Role of growth factors and cytokines in diabetic foot ulcer healing: A detailed review

  • Mohammad ZubairEmail author
  • Jamal Ahmad


The aim of the review is to examine the role of growth factors and cytokines in the management of Diabetic Foot Ulcers, such as platelet derived growth factor (PDGF), vascular endothelial growth factor (VEGF), fibroblast growth factor (FGF) and Insulin like growth factor (IGF). Taking this a step further, the role of Hypoxia-inducible factors (HIFs), Transforming growth factor beta 1 (TGF-β-1) and other growth factors have also been examined, with regard to the treatment of diabetic foot ulcers. The roles of these above-mentioned growth cytokines have been analyzed by studying various scholastic articles. The complete process of wound healing is implemented and regulated by numerous cytokines and human growth factors. The findings of the study indicate that wound healing of diabetic foot ulcers is a complex and extremely challenging biological and molecular process that involves coordinated efforts of multiple cell types. The therapeutic effects of various growth factors in the clinical management of wounds are chronic venous ulcers, pressure ulcers, and diabetic foot ulcers. It has been concluded that altercations of various cytokines are found in patients enduring diabetic foot ulcers. In a similar way, changes in the level of cytokines are also found in patients suffering from other diabetic complications such as diabetic nephropathy, retinopathy, and neuropathy. Subsequently, the diabetic wound healing process can be accelerated by regulating the levels of the cytokines.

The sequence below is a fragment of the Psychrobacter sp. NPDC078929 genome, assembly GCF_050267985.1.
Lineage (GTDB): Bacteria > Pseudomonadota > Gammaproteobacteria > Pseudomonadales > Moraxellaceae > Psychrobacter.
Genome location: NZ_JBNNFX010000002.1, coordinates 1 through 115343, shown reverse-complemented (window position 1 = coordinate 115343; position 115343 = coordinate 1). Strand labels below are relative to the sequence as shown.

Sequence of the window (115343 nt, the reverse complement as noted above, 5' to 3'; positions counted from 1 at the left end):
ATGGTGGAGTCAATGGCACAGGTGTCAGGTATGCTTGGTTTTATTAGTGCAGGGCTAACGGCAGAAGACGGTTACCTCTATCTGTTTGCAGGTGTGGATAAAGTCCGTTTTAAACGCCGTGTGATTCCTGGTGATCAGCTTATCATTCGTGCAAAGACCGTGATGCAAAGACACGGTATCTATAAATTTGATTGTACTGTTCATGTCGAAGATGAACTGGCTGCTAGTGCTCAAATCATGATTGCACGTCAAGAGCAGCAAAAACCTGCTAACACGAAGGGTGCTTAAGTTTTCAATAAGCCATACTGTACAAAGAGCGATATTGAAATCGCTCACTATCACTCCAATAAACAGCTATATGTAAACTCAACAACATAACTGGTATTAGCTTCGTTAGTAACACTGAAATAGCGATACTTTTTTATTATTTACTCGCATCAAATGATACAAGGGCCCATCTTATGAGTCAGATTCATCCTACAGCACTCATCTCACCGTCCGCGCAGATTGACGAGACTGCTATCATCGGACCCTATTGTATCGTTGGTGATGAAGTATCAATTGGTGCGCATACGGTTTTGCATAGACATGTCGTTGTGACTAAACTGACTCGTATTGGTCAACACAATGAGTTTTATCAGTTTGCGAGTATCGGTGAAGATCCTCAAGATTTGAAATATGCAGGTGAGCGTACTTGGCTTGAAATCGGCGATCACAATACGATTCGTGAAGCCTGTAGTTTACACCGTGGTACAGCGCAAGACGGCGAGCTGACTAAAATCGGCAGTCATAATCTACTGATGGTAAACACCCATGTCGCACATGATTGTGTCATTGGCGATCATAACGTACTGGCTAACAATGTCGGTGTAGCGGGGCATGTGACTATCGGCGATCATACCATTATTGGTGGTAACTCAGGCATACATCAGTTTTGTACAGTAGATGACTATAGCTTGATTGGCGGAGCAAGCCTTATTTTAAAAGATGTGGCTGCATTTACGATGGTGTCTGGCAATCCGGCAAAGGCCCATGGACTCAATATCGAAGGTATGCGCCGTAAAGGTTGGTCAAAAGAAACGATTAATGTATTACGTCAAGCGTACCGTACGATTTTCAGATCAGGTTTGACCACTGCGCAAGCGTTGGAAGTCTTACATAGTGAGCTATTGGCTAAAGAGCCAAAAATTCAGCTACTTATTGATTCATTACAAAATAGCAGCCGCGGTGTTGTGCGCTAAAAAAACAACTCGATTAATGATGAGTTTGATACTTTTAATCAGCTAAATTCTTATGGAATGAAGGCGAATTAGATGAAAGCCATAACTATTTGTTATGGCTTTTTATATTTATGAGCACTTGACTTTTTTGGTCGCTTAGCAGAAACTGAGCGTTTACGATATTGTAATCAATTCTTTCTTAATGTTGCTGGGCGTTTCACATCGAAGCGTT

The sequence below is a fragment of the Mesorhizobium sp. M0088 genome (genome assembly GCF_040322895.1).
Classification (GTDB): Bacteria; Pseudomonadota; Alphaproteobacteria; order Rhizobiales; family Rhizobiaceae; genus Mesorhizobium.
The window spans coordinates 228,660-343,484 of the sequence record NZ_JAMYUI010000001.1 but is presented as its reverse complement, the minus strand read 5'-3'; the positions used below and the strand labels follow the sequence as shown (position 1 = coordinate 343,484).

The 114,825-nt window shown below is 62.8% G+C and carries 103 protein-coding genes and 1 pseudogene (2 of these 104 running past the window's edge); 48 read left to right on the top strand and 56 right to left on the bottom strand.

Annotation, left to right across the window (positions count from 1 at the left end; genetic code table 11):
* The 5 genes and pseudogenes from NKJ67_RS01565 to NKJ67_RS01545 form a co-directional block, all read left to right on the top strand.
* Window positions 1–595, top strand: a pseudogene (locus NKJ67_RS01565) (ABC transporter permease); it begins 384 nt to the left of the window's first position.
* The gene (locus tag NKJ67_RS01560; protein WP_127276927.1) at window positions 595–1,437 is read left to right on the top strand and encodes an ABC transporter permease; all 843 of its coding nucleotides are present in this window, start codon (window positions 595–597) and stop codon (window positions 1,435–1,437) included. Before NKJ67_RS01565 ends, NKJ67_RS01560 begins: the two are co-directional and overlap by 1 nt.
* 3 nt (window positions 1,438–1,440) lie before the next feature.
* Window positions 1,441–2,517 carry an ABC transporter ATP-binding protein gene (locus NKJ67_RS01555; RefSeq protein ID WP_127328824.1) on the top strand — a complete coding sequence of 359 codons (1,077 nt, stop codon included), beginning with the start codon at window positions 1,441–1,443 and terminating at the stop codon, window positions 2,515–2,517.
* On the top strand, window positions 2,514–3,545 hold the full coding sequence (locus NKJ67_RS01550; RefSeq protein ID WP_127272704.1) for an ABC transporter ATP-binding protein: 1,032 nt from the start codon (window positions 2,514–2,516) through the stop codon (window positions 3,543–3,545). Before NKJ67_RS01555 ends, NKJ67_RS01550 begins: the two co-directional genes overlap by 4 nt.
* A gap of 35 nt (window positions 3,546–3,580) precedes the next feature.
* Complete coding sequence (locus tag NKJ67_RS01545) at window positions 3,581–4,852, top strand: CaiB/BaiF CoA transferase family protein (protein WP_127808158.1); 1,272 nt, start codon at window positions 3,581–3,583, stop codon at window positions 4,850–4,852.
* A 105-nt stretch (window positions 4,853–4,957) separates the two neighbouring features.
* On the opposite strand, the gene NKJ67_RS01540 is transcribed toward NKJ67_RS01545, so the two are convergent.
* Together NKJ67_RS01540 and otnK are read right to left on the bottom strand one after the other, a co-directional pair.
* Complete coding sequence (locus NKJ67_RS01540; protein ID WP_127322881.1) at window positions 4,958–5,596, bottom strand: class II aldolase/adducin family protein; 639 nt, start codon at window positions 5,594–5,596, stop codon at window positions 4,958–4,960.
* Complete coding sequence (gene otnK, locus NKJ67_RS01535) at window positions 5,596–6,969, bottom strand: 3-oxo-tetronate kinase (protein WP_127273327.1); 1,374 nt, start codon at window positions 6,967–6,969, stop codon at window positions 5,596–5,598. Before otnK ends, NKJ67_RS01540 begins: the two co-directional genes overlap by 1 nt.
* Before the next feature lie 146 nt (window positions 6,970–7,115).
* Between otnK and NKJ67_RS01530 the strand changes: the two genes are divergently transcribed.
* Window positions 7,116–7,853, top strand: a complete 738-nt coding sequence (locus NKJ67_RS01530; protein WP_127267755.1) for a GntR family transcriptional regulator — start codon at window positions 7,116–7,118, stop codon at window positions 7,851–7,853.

Cytokines Diabetic ulcers Growth factors Molecular process Wound healing Mechanism Vascular endothelial growth factor Insulin 



The author is very thankful to all the associated personnel in any reference that contributed in/for the purpose of this research.

Compliance with ethical standards

Conflict of interest

The authors declare that they have no conflict of interest.

Research involving human participants and/or animals

This article does not contain any studies with human participants or animals performed by any of the authors.

Informed consent

Not applicable.


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© Springer Science+Business Media, LLC, part of Springer Nature 2019

Authors and Affiliations

  1. 1.Department of Medical Microbiology, Faculty of MedicineUniversity of TabukTabukKingdom of Saudi Arabia
  2. 2.Rajiv Gandhi Centre for Diabetes and Endocrinology, Faculty of Medicine, J.N. Medical CollegeAligarh Muslim UniversityAligarhIndia

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